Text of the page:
Marking a thaw in relations between the United States and one of Africa's most important nations, President Carter welcomed Nigeria's head of State, Lt. Gen. Olusegun Obasanjo, to the White House yesterday.
After a long private meeting, the two leaders agreed that failure to achieve a peaceful transition to black rule in Rhodesia "would lead inevitably to steadily increasing bloodshed."
Obasanjo is the first Nigerian ruler to come to this country on a state visit. It signals a major diplomatic reconciliation between the United States and Africa's most populous nation.
Nigeria, also the richest of the black African countries, is the United States' second-largest supplier of oil. Of the 2 million barrels that it produces each day, the United States imports 55 to 60 per cent. (Saudi Arabia is this country's largest oil supplier.)
Relations between Nigeria and the United States have been cool since the early days of the Nixon administration. Last year Obasanjo's government rejected repeated efforts by then secretary of State Henry A. Kissinger to visit Lagos, the Nigerian capital.
Nigerian Ambassador Obujimi Jolaoso said last week that his government had noted a change in U.S. policy toward Africa from that of previous administrations, and that U.S. Ambassador to the United Nations Andrew Young's visits to Lagos earlier this year had helped improve relations between the two countries.
Yesterday, in welcoming Obasanjo as "a courageous fighter for liberty and independence," Carter stressed the fact that when he goes to Nigeria in about six weeks he will become the first U.S. President to visit a black nation of Africa.
After a meeting that lasted two hours and 15 minutes, more than a hour longer than scheduled, White House press secretary Jody Powell said the two leaders had spent most of their time discussing the "problem of a peaceful negotiated settlement in Zimbabwe." Powell used the African name for the troubled Rhodesian nation of 268,000 whites and 6.3 million blacks.
Powell said Carter and Obasanjo agreed that "progress was being made" on a British-U.S. plan that calls on Rhodesian Prime Minister Ian Smith to hand over power peacefully to Britain, which formerly ruled Rhodesia, and it provides for a transition under British and United Nations auspices to black majority rule by the end of 1978.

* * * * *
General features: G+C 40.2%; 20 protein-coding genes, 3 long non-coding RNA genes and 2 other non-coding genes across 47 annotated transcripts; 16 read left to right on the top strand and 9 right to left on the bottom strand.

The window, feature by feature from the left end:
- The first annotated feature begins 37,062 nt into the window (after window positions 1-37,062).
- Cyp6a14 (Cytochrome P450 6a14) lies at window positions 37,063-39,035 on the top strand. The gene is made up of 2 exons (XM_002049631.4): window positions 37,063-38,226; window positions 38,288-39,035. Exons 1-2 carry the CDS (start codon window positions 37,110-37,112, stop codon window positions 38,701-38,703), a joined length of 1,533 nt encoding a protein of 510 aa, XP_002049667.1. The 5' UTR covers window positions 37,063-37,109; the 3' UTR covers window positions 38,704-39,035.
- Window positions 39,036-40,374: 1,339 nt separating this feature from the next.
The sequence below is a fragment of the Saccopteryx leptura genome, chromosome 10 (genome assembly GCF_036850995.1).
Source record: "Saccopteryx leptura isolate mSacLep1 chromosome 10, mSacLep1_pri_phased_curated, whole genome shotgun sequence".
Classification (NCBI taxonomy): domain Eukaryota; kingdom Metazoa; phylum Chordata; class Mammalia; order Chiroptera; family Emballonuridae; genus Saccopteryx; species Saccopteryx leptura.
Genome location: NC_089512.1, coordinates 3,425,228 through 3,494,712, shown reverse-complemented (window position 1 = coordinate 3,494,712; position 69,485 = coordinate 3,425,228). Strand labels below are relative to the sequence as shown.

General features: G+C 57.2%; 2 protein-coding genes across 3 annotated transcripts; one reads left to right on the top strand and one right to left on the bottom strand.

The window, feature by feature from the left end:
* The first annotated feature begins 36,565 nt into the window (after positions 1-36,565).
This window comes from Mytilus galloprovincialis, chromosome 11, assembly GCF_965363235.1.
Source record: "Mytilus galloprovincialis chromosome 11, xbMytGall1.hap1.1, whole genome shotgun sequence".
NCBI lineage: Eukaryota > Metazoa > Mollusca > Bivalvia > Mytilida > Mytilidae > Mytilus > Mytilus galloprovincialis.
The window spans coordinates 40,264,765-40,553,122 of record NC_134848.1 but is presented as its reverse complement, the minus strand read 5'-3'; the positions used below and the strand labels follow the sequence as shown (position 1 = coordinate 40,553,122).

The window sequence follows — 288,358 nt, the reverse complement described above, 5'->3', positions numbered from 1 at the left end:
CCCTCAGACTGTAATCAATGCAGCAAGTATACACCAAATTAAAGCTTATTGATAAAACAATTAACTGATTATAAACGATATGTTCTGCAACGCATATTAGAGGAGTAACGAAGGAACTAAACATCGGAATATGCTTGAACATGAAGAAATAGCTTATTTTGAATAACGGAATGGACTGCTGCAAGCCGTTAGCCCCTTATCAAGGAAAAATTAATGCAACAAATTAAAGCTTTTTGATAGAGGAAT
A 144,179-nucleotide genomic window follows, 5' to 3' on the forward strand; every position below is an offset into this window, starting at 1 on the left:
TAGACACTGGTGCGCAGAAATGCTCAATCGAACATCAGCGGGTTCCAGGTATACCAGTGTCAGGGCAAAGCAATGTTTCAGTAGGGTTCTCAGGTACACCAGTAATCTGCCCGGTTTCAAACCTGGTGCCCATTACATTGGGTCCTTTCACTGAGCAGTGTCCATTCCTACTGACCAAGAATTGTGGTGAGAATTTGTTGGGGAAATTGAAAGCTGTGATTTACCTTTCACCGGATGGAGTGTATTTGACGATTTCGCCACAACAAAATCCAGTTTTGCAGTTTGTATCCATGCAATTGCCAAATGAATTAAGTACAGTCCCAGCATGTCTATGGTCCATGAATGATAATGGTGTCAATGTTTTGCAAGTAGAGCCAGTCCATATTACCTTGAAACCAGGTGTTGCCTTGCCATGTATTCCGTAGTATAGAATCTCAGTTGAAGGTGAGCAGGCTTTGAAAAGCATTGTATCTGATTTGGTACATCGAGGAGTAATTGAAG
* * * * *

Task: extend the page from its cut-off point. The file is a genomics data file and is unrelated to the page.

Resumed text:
Powell said Nigeria has indicated its support for the plan as a "framework for negotiations."
He added that Carter and Obasanjo agreed "that failure to reach a negotiated settlement within the framework of the U.K.-U.S. proposal would lead inevitably to steadily increasing bloodshed and that such a deterioration would be detrimental to the interests of the United States, Nigeria, and especially to the people of Zimbabwe, both black and white."
The leaders also discussed the war between Ethoipia and Somalia over the Ogaden Desert and Ethiopia's 16 year war with Eriterean secessionists in the nothern part of the country.
Powell said Carter and Obasanjo expressed hope for an "early end to the fighting" and that Carter voiced support "for an African solution to these problems." That was interpreted as a pointed reference to the fact that the Soviet Union is increasingly involved in Ethiopia and still has military ties with Somalia.
Obasanjo also met with Secretary of State Cyrus R. Vance, received the keys to the city form Mayor Walter Washington and attended a working dinner at the White House hosted by President Carter.
Today the Nigerian leader is scheduled to have breakfast with the Congressional Black Caucus, meet again with Carter, have lunch with the Senate Foreign Relations Committee and speak at Howard University.
In today's meetings, Obasanjo, who came to power after the Feb. 13, 1976, assassination of his predecessor, Gen. Murtala Muhammed, is expected to urge increased U.S. participation in Nigeria's five-year development program.
The U.S. government does not send aid grants or loans to Nigeria, but the Nigerian government is paying for a program sponsored by the Agency for International development to provide technical training for 500 young Nigerians in American colleges. Nigeria is seeking heavy U.S. business investment in road, housing, and industrial projects.